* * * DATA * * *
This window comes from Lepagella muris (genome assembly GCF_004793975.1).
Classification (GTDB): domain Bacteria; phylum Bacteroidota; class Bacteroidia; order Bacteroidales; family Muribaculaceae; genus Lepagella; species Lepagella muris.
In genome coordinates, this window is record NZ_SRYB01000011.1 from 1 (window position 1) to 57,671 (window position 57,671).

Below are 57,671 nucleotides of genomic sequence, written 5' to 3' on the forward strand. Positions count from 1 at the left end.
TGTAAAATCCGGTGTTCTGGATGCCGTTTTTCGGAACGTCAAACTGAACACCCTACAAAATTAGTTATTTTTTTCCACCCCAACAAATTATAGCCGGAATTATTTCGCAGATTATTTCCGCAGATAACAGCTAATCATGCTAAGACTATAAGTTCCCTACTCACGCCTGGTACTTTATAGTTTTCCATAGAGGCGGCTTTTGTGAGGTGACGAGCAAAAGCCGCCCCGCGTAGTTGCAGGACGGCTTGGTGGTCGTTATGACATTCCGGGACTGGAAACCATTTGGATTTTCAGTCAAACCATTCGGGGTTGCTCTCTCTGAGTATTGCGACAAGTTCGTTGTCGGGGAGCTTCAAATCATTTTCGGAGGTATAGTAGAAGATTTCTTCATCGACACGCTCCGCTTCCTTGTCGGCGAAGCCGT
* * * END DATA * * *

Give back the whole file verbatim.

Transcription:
This window comes from Lepagella muris (genome assembly GCF_004793975.1).
Classification (GTDB): domain Bacteria; phylum Bacteroidota; class Bacteroidia; order Bacteroidales; family Muribaculaceae; genus Lepagella; species Lepagella muris.
In genome coordinates, this window is record NZ_SRYB01000011.1 from 1 (window position 1) to 57,671 (window position 57,671).

Below are 57,671 nucleotides of genomic sequence, written 5' to 3' on the forward strand. Positions count from 1 at the left end.
TGTAAAATCCGGTGTTCTGGATGCCGTTTTTCGGAACGTCAAACTGAACACCCTACAAAATTAGTTATTTTTTTCCACCCCAACAAATTATAGCCGGAATTATTTCGCAGATTATTTCCGCAGATAACAGCTAATCATGCTAAGACTATAAGTTCCCTACTCACGCCTGGTACTTTATAGTTTTCCATAGAGGCGGCTTTTGTGAGGTGACGAGCAAAAGCCGCCCCGCGTAGTTGCAGGACGGCTTGGTGGTCGTTATGACATTCCGGGACTGGAAACCATTTGGATTTTCAGTCAAACCATTCGGGGTTGCTCTCTCTGAGTATTGCGACAAGTTCGTTGTCGGGGAGCTTCAAATCATTTTCGGAGGTATAGTAGAAGATTTCTTCATCGACACGCTCCGCTTCCTTGTCGGCGAAGCCGT